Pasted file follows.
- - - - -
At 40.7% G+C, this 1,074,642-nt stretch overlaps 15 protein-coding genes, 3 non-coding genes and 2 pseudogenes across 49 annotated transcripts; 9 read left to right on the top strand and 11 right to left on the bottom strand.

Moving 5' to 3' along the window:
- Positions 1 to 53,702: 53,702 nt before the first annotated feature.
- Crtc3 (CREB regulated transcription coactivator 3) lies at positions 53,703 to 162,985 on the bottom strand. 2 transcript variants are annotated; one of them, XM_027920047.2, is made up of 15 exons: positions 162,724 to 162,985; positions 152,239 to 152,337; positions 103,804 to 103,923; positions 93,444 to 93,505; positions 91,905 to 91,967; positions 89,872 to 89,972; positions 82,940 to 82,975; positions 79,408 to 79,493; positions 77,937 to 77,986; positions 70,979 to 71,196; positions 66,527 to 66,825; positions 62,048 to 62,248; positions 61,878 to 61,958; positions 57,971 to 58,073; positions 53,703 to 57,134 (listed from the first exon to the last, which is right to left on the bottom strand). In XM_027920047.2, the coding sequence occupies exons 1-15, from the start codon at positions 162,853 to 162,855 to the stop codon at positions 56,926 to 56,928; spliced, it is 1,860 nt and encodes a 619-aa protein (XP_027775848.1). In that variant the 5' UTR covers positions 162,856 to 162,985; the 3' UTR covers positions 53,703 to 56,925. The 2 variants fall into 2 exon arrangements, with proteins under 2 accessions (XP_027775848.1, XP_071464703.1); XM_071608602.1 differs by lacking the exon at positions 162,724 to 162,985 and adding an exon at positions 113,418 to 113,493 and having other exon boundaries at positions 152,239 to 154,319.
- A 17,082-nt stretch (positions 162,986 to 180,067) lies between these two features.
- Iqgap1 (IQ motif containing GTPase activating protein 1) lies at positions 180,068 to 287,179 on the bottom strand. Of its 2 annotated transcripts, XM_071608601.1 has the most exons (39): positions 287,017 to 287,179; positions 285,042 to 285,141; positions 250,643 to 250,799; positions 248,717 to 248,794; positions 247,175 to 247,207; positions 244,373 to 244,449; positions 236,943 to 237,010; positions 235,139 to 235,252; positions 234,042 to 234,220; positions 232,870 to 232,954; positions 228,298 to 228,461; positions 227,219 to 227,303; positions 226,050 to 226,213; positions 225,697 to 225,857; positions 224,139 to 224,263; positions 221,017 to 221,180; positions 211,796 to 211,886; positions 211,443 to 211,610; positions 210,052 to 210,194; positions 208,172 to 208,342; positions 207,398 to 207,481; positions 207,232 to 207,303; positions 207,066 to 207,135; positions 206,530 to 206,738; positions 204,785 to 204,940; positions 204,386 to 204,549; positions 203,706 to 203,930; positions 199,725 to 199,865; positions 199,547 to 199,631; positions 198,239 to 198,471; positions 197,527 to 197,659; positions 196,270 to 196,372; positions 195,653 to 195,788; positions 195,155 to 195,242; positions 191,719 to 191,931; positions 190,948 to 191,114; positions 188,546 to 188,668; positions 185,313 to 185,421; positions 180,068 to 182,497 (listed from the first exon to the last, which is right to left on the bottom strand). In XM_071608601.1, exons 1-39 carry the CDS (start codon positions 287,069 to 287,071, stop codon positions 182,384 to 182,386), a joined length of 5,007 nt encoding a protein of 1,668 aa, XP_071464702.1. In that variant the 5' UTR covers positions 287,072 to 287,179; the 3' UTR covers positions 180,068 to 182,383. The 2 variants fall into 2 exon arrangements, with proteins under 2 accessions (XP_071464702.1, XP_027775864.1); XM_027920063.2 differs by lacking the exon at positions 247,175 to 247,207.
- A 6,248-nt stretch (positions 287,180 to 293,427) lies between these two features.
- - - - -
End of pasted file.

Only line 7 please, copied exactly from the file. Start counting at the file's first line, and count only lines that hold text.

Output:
- A 6,248-nt stretch (positions 287,180 to 293,427) lies between these two features.